Augmented reality essential for the next generation of skilled workers
Newport News Shipbuilding is constantly seeking new technology and innovative ways to improve safety, quality, cost, and schedules. Since 2007, they have explored augmented reality as a means to shift away from paper-based documentation in the work environment.
Over the next decade nearly 3.5 million manufacturing jobs likely need to be filled. The skills gap is expected to result in 2 million of those jobs going unfilled. More than 75 percent of manufacturers say the skills shortage has negatively impacted their ability to expand and 69% of manufacturers expect the shortage in skilled production to worsen.
To address the 21st century skills gap challenges, businesses are looking at innovative ways to become more competitive to sustain and win the global economic marathon. The Association for Manufacturing Excellence (AME) has adopted a new vision for a "Manufacturing Renaissance" driven by "People Centric Leadership coupled with Enterprise Excellence". This initiative is seeking innovative new ways to enable the transfer of knowledge quickly to the workers so they can affectively do the job right the first time and every time.
During WWII there was a critical need to train replacements of an industrial workforce that went off to fight the war. It was in a time of crisis that Training Within Industry (TWI) programs proved its worth to win WWII. Using a common "lean" language, TWI levels the flow of training to smooth the transfer of knowledge, and now organizations are turning to TWI again.
Newport News Shipbuilding (NNS) was an early adopter of the TWI programs during WWII and is now enhancing its effectiveness by coupling TWI principles with augmented reality application coined "Augmented TWI". Shipbuilding has been the perfect environment for industrial innovation for hundreds of years. Sails to steam, wood to iron, rivets to welds, blueprints to CAD, stick-built to modular construction-all major innovations to building extraordinarily complex vehicles. Newport News Shipbuilding is constantly seeking new technology and innovative ways to improve safety, quality, cost, and schedules. Since 2007, they have explored Augmented Reality as a means to shift away from paper-based documentation in the work environment.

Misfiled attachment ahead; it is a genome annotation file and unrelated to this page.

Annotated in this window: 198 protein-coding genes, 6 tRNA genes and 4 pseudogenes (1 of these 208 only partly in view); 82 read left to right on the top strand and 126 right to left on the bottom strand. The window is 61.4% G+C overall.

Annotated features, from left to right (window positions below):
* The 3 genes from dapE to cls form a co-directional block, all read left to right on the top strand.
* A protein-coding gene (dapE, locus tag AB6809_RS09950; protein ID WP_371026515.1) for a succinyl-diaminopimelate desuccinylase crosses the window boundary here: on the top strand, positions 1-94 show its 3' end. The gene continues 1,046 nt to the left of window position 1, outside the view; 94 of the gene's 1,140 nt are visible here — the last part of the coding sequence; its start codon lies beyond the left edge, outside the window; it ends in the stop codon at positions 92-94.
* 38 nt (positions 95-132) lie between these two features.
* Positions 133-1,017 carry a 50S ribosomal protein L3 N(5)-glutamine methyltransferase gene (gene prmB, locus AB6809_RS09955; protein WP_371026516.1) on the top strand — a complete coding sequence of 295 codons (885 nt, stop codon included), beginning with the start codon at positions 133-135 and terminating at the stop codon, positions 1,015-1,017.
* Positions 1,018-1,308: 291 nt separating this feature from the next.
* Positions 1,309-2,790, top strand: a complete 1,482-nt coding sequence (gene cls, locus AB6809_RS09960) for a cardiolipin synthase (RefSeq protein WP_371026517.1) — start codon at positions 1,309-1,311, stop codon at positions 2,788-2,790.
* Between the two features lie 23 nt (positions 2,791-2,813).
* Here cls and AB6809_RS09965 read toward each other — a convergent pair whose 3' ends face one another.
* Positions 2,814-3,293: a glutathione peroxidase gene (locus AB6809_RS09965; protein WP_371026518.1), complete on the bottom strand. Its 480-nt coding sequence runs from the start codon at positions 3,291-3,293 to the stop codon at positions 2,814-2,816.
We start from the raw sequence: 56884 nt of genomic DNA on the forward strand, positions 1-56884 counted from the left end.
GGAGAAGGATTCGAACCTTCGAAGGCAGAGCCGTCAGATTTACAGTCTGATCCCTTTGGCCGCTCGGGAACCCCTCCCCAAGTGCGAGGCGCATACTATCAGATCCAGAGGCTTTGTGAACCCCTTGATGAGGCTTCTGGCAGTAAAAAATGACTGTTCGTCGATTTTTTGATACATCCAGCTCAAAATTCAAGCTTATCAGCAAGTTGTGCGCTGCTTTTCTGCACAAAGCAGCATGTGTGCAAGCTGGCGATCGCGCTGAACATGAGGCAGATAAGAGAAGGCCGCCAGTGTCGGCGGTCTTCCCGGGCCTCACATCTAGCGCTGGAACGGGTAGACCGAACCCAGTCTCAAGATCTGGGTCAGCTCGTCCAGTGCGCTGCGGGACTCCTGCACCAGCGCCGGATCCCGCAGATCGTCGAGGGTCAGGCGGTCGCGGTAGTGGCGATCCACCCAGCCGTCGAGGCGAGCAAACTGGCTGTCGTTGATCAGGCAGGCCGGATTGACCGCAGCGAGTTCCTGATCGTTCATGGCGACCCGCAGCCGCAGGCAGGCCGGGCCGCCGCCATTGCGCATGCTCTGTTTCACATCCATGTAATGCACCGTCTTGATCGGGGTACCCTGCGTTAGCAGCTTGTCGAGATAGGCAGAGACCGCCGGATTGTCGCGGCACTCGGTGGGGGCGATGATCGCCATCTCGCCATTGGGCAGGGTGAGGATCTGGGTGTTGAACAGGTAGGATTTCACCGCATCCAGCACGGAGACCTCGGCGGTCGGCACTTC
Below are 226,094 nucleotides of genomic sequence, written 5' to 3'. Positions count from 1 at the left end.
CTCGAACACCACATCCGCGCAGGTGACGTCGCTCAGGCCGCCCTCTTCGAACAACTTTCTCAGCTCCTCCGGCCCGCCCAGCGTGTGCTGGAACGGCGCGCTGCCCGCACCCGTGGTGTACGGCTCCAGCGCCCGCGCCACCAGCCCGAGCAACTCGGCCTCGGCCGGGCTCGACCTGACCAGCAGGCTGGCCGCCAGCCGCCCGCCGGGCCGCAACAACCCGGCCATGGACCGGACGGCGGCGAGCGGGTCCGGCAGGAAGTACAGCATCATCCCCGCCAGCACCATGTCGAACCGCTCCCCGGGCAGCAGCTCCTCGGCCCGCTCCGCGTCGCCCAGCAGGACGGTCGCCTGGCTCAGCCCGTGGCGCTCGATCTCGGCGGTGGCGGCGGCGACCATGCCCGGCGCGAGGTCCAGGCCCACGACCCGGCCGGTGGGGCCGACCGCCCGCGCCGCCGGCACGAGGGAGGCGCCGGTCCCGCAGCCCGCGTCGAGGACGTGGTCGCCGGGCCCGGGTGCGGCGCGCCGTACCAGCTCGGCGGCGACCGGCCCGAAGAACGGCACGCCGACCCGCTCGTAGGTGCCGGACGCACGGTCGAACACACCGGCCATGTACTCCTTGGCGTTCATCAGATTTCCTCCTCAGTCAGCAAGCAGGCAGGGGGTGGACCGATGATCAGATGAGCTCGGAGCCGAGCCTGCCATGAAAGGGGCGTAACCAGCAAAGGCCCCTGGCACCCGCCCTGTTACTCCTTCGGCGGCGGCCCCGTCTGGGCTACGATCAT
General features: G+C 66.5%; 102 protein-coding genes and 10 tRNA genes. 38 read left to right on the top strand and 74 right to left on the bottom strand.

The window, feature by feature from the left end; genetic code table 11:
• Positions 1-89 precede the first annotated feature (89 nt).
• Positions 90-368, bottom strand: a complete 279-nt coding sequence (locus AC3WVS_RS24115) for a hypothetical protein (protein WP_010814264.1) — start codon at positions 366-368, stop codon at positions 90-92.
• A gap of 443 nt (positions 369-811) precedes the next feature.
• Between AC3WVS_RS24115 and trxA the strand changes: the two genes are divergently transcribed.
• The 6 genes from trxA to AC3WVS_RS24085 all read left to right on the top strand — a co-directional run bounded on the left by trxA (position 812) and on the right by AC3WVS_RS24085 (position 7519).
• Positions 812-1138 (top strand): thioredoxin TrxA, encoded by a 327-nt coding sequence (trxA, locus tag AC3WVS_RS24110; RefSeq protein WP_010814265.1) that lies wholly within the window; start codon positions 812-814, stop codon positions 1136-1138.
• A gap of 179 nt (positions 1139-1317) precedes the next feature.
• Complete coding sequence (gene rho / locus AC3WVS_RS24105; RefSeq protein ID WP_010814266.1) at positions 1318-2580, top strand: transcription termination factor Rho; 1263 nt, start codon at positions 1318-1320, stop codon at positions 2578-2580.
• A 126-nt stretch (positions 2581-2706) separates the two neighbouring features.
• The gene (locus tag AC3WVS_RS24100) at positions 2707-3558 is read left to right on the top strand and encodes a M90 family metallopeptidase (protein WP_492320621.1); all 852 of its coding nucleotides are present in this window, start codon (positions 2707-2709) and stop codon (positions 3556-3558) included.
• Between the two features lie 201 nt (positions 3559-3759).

These efforts are being led by Patrick Ryan the founding leader of the Augmented Reality (AR) Program at Newport News Shipbuilding (NNS). He also leads the development and engineering functions of AR at both NNS and their commercial teaming partner, Index AR Solutions in Williamsburg, Virginia.
Mobile AR technologies can create solutions that include step-by-step instructions using visual overlays of the right information on equipment, machine, and panel operations. AR solutions visually enhances a worker’s access to information required to perform a job including steps, cautions, knowledge from expert workers, schematics and any other digitized data. It provides seamless and timely transfer of knowledge and key points to workers on the job.
AR is much easier to understand once experienced. AR overlays digital information onto the physical world through a window—like an iPad. In shipbuilding, the potential applications are enormous, including comparing a 3D product model to its physical counterpart, planning and training for future work, step-by-step maintenance instructions, and highlighting potential safety concerns. AR delivers more information in an intuitive way—making every shipbuilder and sailor more knowledgeable and capable.
-Glenn Marshall is a member of Association for Manufacturing Excellence (AME). This article originally appeared on www.ame.org. AME is a CFE Media content partner. Edited by Erin Dunne, production coordinator, CFE Media, email@example.com
Original content can be found at www.ame.org.